The ability of the Mayor of London Boris Johnson to persuade the Government to bring in anti- strike legilsation is beginning to look like a crityical determinant of his re-election chances next year.

The Boris campaign point out they have the backing of business groups:

 Britain's leading business lobby group, The Confederation of British Industry, added their voice to those of London First, which represents major businesses in London, and expert commentators who have come out in support of the Mayor's position. It comes after hard-working Londoners learnt that the RMT trade union wants to inflict a series of strikes on the Tube, backed by just 29% of the members balloted.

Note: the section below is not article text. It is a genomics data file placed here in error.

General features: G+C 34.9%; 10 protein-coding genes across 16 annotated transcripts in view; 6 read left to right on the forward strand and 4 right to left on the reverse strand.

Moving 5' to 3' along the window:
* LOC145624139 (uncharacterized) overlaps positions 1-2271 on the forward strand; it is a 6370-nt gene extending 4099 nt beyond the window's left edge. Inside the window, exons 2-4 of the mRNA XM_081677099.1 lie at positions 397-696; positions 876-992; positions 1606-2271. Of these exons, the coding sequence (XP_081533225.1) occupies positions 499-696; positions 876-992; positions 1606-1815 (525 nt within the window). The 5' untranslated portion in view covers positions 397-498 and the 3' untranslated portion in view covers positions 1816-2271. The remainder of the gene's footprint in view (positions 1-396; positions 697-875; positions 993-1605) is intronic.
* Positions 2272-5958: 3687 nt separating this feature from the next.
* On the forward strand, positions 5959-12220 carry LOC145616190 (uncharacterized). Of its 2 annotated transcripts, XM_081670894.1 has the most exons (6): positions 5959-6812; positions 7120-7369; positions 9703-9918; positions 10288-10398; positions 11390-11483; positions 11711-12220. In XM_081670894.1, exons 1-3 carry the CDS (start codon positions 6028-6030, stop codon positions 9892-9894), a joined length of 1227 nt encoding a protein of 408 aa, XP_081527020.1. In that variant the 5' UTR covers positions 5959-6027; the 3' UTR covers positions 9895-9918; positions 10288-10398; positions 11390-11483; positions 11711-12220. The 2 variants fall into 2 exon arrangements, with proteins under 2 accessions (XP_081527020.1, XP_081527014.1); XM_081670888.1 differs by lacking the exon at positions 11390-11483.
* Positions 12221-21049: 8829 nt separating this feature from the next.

The Mayor, who secured and is now driving through the biggest investment in the Tube in its 148-year history to improve reliability, has again called on the Government to look at changing the country's
strike laws so that a small minority can not try to hold the entire capital to ransom. He is proposing that a strike should only be allowed to go ahead if at least 50% of all workers balloted take part in the vote.

The proposal is eminently reasonable. Those Labour MPs who opposed it in the recent Private Members Bill should consider whether they voted in interests of their constituents.